Aged horses and ponies are at high risk of harbouring internal parasite burdens due to a lowered natural immune function and slow response to immune challenge. Medications such as non-steroidal anti-inflammatory agents (NSAIDs), most commonly synthetic cortisones and ‘bute’ for allergies, colic or chronic lameness, further reduce the immune function in elderly horses, increasing the risk of parasite colonisation and poor response to booster vaccinations. Natural immunity against Large Roundworms (Ascarids) naturally builds up in young horses by 12 months of age, but in elderly horses, the immune resistance against this worm reduces. Often in sick and elderly horses, burdens can increase to cause ill-thrift, weight loss and intermittent colic. Infection is likely when an elderly horse acts as a companion/nanny for weanlings and yearlings which harbour the worm. Small Redworm (Cyathostome) burdens are universal in all horses, with an increasing incidence in aging horses grazing on pastures highly contaminated with Cyathostome infective larval stages in early spring, leading to colic, weight loss and wasting if not recognised early and controlled. A similar pattern applies to Pinworms and even Tapeworms in elderly horses grazing in groups with younger horses.
Not all elderly horses develop high burdens of Cyathostomes and over-worming at set 6-8 week intervals, can reduce any low immune suppression worm burdens and encourage further colonisation. Therefore, in aged horses, regular 6 monthly faecal egg counts are recommended to monitor Large Roundworm and Small Redworm burdens can be used to determine the need to worm an aged horse and to select types of worming combinations to maximise worming efficiency.
Did You Know That...
The white cells in the blood (including eosinophils cells), are produced in the bone marrow and are spread throughout the body and skin to act as sentinels. They release histamine in response to insect bites and stings to trigger a local inflammatory reaction which mobilises other defensive white cells to congregate at the site. Eosinophils have a specific function to recognise and kill parasite larvae as a foreign organism invading the gut wall or remaining, in the case of resting stage Small Redworms, in cysts over-wintering in the hind gut lining. All horses, but especially elderly horses harbouring Small Redworm ‘resting’ stage larvae in the hindgut wall protected cysts, will have an immune response triggered by an increase in eosinophil cell counts up to 4-8% in the white blood cell differential fraction. Unfortunately, as a horses ages beyond 20 years old or more, the immune response to worm larval invasion is much less active, and elderly horses can build up burdens which can reduce their defence against other diseases as well.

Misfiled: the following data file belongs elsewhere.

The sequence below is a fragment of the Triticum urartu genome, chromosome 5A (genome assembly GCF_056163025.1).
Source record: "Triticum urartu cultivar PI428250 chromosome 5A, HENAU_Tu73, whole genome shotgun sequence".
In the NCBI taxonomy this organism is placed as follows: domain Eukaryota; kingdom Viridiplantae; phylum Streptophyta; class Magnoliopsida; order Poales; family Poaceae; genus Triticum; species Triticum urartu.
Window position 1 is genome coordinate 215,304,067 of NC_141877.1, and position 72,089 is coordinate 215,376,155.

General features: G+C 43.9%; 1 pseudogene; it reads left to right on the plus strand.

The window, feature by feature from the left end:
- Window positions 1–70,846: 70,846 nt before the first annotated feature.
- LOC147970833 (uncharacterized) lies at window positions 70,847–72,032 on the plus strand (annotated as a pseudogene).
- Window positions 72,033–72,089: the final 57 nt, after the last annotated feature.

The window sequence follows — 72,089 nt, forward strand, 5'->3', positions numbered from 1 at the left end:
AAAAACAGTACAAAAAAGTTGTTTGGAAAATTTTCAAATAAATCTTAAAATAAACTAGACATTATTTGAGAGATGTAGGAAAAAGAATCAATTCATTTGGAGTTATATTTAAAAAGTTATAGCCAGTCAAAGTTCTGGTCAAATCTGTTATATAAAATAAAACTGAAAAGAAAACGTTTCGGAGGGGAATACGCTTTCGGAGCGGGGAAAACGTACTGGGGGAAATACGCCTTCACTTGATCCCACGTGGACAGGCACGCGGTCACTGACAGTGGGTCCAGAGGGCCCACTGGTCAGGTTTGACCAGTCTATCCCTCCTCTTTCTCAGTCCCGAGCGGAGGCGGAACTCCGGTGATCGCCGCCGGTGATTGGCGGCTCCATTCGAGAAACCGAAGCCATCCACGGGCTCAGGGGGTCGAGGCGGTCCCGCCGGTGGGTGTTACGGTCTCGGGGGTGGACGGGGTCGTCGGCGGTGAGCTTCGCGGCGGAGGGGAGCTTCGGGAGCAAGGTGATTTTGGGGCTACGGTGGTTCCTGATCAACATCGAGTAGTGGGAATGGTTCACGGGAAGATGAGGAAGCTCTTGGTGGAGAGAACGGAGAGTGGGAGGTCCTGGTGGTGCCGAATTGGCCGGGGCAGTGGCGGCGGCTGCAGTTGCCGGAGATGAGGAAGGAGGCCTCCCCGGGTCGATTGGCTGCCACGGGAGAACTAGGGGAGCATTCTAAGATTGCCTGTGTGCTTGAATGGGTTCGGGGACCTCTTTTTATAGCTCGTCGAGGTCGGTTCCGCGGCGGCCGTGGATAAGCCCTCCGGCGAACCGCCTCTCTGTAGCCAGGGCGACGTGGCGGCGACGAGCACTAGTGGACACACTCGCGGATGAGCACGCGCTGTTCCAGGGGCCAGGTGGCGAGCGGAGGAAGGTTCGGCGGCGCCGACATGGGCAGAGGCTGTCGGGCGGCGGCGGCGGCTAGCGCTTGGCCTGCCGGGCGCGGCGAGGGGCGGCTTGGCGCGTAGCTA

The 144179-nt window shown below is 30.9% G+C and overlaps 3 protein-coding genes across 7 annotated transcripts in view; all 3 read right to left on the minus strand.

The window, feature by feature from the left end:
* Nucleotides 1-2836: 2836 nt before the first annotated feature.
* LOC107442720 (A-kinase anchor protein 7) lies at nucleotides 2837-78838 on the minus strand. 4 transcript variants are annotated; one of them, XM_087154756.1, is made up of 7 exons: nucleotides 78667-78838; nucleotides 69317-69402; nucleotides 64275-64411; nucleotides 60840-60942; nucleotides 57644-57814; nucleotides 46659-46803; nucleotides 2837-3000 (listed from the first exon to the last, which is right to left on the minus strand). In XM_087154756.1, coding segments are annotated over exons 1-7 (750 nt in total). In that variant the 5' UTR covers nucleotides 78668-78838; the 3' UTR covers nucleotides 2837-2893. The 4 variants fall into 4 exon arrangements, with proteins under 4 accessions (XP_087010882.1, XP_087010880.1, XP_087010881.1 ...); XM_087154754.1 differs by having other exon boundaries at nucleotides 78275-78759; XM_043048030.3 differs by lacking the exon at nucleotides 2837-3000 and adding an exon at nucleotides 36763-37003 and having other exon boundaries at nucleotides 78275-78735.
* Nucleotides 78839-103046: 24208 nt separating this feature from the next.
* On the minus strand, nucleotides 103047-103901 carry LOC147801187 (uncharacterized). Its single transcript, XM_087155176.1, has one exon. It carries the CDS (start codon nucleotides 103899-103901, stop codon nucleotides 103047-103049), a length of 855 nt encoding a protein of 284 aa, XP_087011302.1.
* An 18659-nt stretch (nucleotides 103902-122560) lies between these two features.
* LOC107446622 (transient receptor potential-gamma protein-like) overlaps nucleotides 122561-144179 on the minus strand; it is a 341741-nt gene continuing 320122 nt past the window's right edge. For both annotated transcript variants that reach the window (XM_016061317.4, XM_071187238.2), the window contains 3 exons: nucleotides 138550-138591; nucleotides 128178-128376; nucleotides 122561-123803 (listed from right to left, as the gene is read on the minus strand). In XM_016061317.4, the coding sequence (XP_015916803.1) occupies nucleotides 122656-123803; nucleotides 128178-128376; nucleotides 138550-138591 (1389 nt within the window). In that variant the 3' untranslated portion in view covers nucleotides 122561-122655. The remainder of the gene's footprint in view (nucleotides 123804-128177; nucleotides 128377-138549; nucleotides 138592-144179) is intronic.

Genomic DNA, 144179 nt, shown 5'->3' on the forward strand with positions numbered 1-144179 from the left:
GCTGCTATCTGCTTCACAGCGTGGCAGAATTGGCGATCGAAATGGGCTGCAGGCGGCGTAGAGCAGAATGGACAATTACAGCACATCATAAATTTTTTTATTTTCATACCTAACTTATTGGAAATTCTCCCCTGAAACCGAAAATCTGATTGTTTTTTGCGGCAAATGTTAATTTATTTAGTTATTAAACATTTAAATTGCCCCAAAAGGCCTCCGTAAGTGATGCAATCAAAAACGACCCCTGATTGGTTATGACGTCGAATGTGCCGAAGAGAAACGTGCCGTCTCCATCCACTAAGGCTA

If a horse has a high eosinophil count due to burdens in excess of 500 eggs per gram of droppings with Small Strongyles, eosinophil levels in the blood will take up to 8 weeks to return to below the normal 2% after the horse has been wormed out with an effective product containing Moxidectin® (eg Equest gel ®), or alternatively, a 5 day course of fenbendazole® (Panacur 100® at 10mL per 100kg body weight).
Handy Hint 4
Maintain Strict Grazing and Stable Hygiene for Aged Horses
Elderly horses have lowered immune defence against internal parasites. It is most important to maintain the grazing and yard environment as free of droppings as practicable in order to minimise re-infection with worm eggs (Large Roundworms - especially in a senior horse acting as a ‘nanny’ for a group of weanlings and yearlings) and worm larvae (Small Redworms on heavily contaminated grazing areas shared with other horses, especially during spring and autumn when larval activity is facilitated by warm, damp weather). Removing the droppings at least once a week from a small paddock and daily from an overnight holding yard, will help to reduce the uptake of worm eggs and larvae shed by most common worm species. Maintaining a high standard of hygiene will help minimise the risk and the harmful effects of worm burdens for an aged horse, which even a relatively light infestation, would not normally cause worm related colic or weight loss in a young horse.
Handy Hint 5
Remove Common Worm Burdens